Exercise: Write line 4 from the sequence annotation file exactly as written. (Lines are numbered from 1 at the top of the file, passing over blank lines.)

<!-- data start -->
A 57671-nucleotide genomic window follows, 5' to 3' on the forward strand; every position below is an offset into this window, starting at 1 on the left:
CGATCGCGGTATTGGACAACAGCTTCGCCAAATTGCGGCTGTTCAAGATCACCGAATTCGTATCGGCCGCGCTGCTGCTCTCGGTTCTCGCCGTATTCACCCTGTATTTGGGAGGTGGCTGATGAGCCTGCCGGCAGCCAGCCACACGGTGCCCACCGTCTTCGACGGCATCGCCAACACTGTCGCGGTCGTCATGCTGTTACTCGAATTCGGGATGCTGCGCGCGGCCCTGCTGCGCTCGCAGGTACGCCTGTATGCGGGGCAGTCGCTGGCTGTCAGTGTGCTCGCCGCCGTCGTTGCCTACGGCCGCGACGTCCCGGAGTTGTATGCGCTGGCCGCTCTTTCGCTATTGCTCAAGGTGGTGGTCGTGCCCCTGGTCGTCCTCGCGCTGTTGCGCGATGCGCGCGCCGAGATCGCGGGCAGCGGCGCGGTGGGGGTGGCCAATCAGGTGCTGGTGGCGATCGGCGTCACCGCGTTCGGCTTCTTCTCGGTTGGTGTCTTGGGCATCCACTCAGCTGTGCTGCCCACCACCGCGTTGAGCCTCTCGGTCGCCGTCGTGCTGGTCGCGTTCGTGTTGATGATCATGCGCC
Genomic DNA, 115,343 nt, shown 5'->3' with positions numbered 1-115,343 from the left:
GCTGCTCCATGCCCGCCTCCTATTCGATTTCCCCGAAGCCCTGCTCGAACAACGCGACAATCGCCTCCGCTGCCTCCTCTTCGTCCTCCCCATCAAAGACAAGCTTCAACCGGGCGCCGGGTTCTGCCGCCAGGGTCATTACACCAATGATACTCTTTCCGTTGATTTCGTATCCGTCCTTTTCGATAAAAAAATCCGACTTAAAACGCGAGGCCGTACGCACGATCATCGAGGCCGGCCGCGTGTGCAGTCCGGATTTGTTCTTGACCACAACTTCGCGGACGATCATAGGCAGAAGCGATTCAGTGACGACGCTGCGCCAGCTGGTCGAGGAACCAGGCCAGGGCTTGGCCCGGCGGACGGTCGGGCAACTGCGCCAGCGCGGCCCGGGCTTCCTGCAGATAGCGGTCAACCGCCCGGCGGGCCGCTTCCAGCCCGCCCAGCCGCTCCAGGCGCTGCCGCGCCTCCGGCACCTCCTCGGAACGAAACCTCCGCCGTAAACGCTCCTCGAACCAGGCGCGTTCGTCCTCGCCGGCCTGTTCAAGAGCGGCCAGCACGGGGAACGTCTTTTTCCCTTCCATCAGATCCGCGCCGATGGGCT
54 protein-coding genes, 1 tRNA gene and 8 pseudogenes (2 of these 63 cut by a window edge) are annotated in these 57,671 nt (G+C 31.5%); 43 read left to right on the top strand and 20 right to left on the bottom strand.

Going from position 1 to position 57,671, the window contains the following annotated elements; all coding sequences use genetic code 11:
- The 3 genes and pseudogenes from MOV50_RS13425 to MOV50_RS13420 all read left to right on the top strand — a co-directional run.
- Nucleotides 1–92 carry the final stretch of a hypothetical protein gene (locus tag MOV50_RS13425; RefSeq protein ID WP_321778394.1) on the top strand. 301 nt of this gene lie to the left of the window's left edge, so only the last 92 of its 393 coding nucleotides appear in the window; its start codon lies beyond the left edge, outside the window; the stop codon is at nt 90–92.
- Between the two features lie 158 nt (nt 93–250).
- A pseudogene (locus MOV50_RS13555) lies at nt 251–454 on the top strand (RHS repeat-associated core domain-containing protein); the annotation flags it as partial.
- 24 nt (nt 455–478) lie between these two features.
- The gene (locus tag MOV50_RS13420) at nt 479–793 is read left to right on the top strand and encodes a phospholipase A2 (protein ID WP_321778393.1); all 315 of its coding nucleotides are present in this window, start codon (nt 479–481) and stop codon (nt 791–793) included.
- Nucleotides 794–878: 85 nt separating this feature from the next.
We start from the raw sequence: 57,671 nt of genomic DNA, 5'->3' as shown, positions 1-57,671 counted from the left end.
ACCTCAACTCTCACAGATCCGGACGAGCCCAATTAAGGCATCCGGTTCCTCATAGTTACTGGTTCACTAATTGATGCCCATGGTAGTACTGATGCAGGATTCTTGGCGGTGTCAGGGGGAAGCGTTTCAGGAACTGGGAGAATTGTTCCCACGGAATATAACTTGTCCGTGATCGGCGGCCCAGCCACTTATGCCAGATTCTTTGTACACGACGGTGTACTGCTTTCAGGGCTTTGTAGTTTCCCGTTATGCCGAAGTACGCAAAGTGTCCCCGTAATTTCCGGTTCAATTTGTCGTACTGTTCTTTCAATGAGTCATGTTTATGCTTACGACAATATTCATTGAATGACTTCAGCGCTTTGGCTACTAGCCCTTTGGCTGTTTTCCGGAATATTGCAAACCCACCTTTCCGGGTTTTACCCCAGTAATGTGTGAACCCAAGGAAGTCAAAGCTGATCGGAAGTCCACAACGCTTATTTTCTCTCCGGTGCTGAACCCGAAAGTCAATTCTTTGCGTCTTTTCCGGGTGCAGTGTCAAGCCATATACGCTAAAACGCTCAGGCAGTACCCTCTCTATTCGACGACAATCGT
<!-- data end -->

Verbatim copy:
GCTGCTCCATGCCCGCCTCCTATTCGATTTCCCCGAAGCCCTGCTCGAACAACGCGACAATCGCCTCCGCTGCCTCCTCTTCGTCCTCCCCATCAAAGACAAGCTTCAACCGGGCGCCGGGTTCTGCCGCCAGGGTCATTACACCAATGATACTCTTTCCGTTGATTTCGTATCCGTCCTTTTCGATAAAAAAATCCGACTTAAAACGCGAGGCCGTACGCACGATCATCGAGGCCGGCCGCGTGTGCAGTCCGGATTTGTTCTTGACCACAACTTCGCGGACGATCATAGGCAGAAGCGATTCAGTGACGACGCTGCGCCAGCTGGTCGAGGAACCAGGCCAGGGCTTGGCCCGGCGGACGGTCGGGCAACTGCGCCAGCGCGGCCCGGGCTTCCTGCAGATAGCGGTCAACCGCCCGGCGGGCCGCTTCCAGCCCGCCCAGCCGCTCCAGGCGCTGCCGCGCCTCCGGCACCTCCTCGGAACGAAACCTCCGCCGTAAACGCTCCTCGAACCAGGCGCGTTCGTCCTCGCCGGCCTGTTCAAGAGCGGCCAGCACGGGGAACGTCTTTTTCCCTTCCATCAGATCCGCGCCGATGGGCT